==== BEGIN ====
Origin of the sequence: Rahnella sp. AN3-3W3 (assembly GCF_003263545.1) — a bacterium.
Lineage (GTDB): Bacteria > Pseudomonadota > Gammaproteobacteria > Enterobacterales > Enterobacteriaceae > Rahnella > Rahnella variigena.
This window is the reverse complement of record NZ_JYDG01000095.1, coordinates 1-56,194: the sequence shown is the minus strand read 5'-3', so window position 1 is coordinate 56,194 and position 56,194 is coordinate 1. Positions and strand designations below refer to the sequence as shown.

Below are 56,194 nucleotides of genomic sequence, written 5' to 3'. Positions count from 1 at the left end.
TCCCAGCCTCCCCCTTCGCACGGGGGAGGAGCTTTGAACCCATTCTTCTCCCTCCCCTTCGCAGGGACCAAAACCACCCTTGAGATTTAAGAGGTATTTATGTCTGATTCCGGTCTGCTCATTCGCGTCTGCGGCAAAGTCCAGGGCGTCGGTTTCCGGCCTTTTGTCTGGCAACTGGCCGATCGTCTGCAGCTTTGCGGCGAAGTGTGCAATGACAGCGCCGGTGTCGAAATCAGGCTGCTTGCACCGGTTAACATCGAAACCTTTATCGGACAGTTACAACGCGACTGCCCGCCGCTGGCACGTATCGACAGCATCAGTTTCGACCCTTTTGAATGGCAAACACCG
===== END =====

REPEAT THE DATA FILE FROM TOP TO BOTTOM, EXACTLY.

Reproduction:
Origin of the sequence: Rahnella sp. AN3-3W3 (assembly GCF_003263545.1) — a bacterium.
Lineage (GTDB): Bacteria > Pseudomonadota > Gammaproteobacteria > Enterobacterales > Enterobacteriaceae > Rahnella > Rahnella variigena.
This window is the reverse complement of record NZ_JYDG01000095.1, coordinates 1-56,194: the sequence shown is the minus strand read 5'-3', so window position 1 is coordinate 56,194 and position 56,194 is coordinate 1. Positions and strand designations below refer to the sequence as shown.

Below are 56,194 nucleotides of genomic sequence, written 5' to 3'. Positions count from 1 at the left end.
TCCCAGCCTCCCCCTTCGCACGGGGGAGGAGCTTTGAACCCATTCTTCTCCCTCCCCTTCGCAGGGACCAAAACCACCCTTGAGATTTAAGAGGTATTTATGTCTGATTCCGGTCTGCTCATTCGCGTCTGCGGCAAAGTCCAGGGCGTCGGTTTCCGGCCTTTTGTCTGGCAACTGGCCGATCGTCTGCAGCTTTGCGGCGAAGTGTGCAATGACAGCGCCGGTGTCGAAATCAGGCTGCTTGCACCGGTTAACATCGAAACCTTTATCGGACAGTTACAACGCGACTGCCCGCCGCTGGCACGTATCGACAGCATCAGTTTCGACCCTTTTGAATGGCAAACACCG